Soon, Govt May Fix Fees in Private Schools

Published: 02nd October 2014 06:00 AM  |   Last Updated: 02nd October 2014 06:00 AM   |  A+A-


BANGALORE: The state government is all set to regulate fees in private schools. If its proposal is approved, from the next academic year, private unaided schools affiliated to the government and boards like CBSE or ICSE cannot fix fee structures as per their wish.

The Department of Public Instruction has posted the draft of the fee structure on its website and has invited objections from schools within 30 days. According to the draft, the annual fee for primary education is `6,800 per child, while it is `6,400 and `13,130 for higher primary and high school students respectively.

Following the Karnataka High Court’s directive in February, the Commissioner for Public Instruction had appointed a committee to prepare the draft. The committee and sub-committee finalised the fee and submitted it to the department recently.

While preparing the draft, the committees have considered and covered all the areas. Though schools have been allowed to collect a development fee, there are several norms governing it. The fee structure has been classified based on the area where the school is located.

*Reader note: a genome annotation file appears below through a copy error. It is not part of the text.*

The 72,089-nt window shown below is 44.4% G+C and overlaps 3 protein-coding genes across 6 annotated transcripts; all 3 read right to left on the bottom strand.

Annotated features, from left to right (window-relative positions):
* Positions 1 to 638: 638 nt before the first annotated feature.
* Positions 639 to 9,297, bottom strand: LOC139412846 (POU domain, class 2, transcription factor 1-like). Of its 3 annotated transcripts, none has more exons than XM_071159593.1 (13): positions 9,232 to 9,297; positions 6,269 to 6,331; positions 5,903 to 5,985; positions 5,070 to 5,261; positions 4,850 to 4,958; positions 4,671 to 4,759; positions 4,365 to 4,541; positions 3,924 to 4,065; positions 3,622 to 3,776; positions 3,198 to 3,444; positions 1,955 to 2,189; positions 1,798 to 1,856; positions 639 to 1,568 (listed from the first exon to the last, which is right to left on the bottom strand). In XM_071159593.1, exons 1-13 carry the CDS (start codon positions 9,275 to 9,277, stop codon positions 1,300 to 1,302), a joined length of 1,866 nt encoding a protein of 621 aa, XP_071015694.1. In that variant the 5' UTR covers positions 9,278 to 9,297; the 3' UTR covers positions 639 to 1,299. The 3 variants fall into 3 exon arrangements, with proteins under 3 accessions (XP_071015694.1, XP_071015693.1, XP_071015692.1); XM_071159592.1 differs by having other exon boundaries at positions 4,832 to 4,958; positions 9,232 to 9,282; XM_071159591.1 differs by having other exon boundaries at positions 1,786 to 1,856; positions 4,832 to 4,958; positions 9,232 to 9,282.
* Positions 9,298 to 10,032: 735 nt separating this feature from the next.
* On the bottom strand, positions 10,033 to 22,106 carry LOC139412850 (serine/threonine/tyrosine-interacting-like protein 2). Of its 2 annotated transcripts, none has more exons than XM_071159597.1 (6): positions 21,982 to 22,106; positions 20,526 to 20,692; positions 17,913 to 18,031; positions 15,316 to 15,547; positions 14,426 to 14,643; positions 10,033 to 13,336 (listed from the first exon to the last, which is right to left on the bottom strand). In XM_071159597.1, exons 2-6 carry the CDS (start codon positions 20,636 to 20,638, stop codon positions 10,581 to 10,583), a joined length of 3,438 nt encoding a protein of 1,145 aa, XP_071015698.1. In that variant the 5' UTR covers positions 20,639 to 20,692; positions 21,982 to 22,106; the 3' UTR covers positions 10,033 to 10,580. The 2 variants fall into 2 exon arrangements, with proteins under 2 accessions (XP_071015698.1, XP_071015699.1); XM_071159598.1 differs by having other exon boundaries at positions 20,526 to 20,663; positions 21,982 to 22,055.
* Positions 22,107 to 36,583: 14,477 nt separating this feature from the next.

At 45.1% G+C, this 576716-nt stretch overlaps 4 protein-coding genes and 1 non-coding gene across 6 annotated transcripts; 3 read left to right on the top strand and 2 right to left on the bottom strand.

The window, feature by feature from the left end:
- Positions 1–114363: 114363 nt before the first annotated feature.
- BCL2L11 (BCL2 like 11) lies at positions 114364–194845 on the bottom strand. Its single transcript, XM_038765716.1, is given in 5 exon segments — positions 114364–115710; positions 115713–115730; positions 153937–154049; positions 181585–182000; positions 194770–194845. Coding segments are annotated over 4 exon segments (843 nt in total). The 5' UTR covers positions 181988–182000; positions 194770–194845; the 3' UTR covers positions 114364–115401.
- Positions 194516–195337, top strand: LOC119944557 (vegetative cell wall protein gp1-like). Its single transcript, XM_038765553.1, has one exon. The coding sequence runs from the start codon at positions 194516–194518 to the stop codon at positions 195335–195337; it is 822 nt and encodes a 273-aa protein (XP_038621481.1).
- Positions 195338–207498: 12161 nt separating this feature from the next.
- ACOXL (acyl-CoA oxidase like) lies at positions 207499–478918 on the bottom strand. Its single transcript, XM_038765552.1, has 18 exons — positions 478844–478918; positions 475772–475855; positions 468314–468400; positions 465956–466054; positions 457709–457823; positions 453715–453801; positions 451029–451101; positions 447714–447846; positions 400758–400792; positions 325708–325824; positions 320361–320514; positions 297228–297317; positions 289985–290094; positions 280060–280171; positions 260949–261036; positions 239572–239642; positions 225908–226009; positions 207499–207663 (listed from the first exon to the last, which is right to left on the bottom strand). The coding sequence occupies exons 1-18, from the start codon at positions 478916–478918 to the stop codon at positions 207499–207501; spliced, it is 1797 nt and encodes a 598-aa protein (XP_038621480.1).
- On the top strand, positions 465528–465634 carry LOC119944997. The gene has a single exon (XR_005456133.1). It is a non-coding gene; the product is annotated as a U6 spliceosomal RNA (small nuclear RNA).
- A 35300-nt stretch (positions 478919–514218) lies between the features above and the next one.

For example, schools that come under city corporations/municipal corporations have different fee structures compared to schools in district and taluk headquarters. A separate fee structure has been fixed for rural schools. A senior official from the department told Express, “Every year, we receive complaints from parents about schools hiking fees. We hope the proposal will put an end to the problem since it is as per the High Court’s direction.”

“While fixing the fee, we  considered the salaries of teachers and Group D employees,” said the official. The fee can be revised once in three years by the setting up of a similar committee.

K Ananda, Director of Primary Education, said, “All the schools established in the state will come under the draft.  They can file objections if any.”

However, school associations have opposed the move. D Shashikumar, organising secretary of the Karnataka Private Schools’ Joint Action Committee, said, “The government has no authority to fix the fee as per the Supreme Court judgment. Moreover, the committee has not included representatives from the schools. We will not accept it.”

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